Over the past several months, I've been trying to seek help from attorneys to draft a will, living will, powers of attorney, etc. I have either gotten conflicting advice (some will say a living trust is not needed, others swear by them) or none at all (some won't bother responding to my messages). So I'm thinking I need to go the "do it myself" route. I see plenty of tools on the internet to help (websites, software). They "seem" good, and from what I understand most lawyers will "copy and paste" my name in template documents anyway. Can I just use something like this myself? I have a pretty simple estate. Will lawyers be willing to review my work after I do it myself? What sites and/or software are good places to start?
It's easy to assume that any lawyer that tells you that you need a lawyer is simply trying to keep his industry productive. Knowing that you'll take my thoughts with that grain of salt, doing it yourself is never a good idea.
If you hear different advice, don't be so ready to assume that it's conflicting. Competent estate planning is a bit more involved than asking what you want and pulling the forms off of the shelf. Hearing different advice tells me that either you aren't repeating the same plan and goals to different attorneys, or you're encountering attorneys that simply prefer helping you achieve your goals through different means. As for the ones that won't return your calls, you don't want to hire them anyway and it appears that they're too busy to help you even if you did.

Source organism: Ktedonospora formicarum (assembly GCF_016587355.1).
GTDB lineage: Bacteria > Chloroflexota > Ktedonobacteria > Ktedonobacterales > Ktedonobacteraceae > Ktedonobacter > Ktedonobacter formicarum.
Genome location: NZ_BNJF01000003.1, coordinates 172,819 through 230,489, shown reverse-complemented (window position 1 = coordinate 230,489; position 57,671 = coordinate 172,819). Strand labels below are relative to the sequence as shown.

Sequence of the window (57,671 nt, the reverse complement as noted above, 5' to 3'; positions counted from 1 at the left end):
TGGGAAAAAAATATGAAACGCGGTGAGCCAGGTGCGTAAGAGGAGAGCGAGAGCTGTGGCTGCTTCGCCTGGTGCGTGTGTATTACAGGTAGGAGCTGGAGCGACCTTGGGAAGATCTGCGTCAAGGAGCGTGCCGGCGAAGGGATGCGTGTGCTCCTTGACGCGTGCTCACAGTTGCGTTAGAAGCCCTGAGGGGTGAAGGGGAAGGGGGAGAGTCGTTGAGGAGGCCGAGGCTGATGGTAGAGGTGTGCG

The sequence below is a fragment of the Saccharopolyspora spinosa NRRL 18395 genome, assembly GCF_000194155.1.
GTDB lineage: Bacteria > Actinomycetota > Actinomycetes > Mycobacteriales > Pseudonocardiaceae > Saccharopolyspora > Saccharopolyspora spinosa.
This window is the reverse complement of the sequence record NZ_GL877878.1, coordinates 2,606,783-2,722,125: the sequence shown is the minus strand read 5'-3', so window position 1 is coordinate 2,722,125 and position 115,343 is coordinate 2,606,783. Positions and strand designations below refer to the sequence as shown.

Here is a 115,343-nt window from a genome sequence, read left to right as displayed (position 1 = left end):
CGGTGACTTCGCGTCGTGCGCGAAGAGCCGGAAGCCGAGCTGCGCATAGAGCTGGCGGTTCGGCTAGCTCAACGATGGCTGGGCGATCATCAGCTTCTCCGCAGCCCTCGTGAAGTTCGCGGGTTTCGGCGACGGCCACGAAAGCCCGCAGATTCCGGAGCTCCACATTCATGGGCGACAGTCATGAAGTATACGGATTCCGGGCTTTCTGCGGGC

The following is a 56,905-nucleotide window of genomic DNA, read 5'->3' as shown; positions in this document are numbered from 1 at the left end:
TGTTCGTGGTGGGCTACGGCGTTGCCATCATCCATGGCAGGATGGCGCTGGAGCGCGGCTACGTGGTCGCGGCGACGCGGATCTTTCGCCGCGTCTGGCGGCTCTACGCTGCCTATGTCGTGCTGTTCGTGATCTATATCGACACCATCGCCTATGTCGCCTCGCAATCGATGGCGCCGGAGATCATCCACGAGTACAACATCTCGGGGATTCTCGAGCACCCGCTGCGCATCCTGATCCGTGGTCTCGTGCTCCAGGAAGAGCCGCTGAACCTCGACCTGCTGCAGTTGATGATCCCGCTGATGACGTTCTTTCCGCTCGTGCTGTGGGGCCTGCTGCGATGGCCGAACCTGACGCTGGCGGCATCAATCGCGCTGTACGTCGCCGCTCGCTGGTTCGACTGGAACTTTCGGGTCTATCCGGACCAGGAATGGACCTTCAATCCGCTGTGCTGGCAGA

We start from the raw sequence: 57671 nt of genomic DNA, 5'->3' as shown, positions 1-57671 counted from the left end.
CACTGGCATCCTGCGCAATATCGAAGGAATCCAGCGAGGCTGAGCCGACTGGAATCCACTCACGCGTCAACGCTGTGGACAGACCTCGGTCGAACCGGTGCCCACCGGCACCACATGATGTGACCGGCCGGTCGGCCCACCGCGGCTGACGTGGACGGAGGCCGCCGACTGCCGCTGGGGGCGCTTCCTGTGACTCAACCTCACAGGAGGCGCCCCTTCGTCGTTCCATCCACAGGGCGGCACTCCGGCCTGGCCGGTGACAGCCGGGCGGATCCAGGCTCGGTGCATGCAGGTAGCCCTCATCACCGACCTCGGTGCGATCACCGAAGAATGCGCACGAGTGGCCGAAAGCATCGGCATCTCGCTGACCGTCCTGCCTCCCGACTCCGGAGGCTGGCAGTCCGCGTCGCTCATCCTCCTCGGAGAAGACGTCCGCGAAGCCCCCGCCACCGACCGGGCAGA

The problem with handling the matter for yourself is that when it comes time to test your documents and learn if you've done things right, it's too late to correct them if you're wrong. If you want a lawyer to review what you've put together after you do it yourself, why not simply hire one the first time so that they can produce something that you know they'll be confident in?
I encourage estate planning for everyone, and so if push came to shove, I suppose I'd rather you did it yourself rather than didn't do it at all. But I've yet to encounter a site or template that I could even come close to endorsing. Every one that I've come across has caused headaches for loved ones further down the road.
I am sorry to hear that you have not been able to find an attorney to assist you. As for doing it yourself, I agree with the other attorneys that it is preferable to hire an attorney instead of using form preparation software - a good local attorney should ask probing questions, explain what options are available, what documents/terms are the minimum to meet your needs, what options might meet your needs better (or in a different way), and WHY. If you aren't being provided with the why, then I agree that you should look for another attorney to assist you. Yes, we all have our styles and preferences, but the client's needs should prevail.
When I prepare an estate plan, I do start with a basic format, then customize it for the client's individual needs. There are many standard clauses that I do "copy and paste", since it is more efficient (and therefore cost effective for the client) to have some form standardization, but it is the customization that is the true service being provided by the attorney.
You also asked about whether an attorney would review the documents if you prepared them. I do not like doing that - by the time I have met with the client, discussed what their estate planning goals are, reviewed the documents, made my notes, and discussed them with the client, in most cases I would have spent less time (and therefore less of the client's $$) doing it myself.